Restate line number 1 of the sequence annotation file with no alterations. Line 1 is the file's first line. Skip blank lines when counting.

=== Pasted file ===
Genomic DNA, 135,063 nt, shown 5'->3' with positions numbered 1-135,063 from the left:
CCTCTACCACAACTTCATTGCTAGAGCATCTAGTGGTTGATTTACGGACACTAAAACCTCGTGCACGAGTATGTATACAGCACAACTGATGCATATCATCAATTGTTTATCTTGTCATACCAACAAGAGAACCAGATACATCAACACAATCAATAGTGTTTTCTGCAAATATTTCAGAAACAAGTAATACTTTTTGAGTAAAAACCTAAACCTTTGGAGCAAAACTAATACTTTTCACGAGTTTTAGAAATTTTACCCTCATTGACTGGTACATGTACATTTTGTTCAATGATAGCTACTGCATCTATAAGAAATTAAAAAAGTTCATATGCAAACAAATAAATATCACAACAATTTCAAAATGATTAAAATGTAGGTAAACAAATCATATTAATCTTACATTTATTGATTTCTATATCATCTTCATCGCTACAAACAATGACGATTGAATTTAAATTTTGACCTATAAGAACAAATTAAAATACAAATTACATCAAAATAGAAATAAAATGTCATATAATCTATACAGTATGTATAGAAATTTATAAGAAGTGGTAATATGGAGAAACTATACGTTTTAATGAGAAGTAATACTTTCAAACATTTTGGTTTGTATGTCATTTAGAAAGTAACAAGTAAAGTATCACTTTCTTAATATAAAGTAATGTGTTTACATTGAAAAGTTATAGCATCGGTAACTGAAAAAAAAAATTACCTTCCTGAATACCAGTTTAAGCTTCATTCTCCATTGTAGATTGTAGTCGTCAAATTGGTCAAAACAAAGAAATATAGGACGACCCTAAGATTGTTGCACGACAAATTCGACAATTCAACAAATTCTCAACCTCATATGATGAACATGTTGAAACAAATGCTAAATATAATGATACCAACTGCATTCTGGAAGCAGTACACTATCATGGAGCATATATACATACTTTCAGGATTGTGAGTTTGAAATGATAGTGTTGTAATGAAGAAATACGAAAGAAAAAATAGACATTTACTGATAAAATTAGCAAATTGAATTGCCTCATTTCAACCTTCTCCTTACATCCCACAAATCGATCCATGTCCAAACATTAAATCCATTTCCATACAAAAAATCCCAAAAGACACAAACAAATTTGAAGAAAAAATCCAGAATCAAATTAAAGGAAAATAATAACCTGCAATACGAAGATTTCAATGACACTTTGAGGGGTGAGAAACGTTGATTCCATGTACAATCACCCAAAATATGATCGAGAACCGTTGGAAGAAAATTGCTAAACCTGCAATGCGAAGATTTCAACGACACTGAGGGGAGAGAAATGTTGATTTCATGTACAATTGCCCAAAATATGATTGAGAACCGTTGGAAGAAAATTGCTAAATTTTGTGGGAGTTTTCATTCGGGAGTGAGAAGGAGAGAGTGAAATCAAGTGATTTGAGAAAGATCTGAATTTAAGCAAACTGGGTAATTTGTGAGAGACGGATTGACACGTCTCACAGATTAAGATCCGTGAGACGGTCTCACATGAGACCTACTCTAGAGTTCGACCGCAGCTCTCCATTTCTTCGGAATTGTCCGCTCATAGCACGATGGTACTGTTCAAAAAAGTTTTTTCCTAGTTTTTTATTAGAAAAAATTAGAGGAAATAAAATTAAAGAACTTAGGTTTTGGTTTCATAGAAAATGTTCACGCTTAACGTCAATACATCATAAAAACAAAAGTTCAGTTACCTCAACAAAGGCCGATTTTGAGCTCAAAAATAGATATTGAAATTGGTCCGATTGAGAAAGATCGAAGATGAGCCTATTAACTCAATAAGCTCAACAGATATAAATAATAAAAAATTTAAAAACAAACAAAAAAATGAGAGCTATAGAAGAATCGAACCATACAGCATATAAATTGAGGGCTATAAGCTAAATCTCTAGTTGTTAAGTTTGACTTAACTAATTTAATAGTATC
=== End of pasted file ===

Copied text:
Genomic DNA, 135,063 nt, shown 5'->3' with positions numbered 1-135,063 from the left: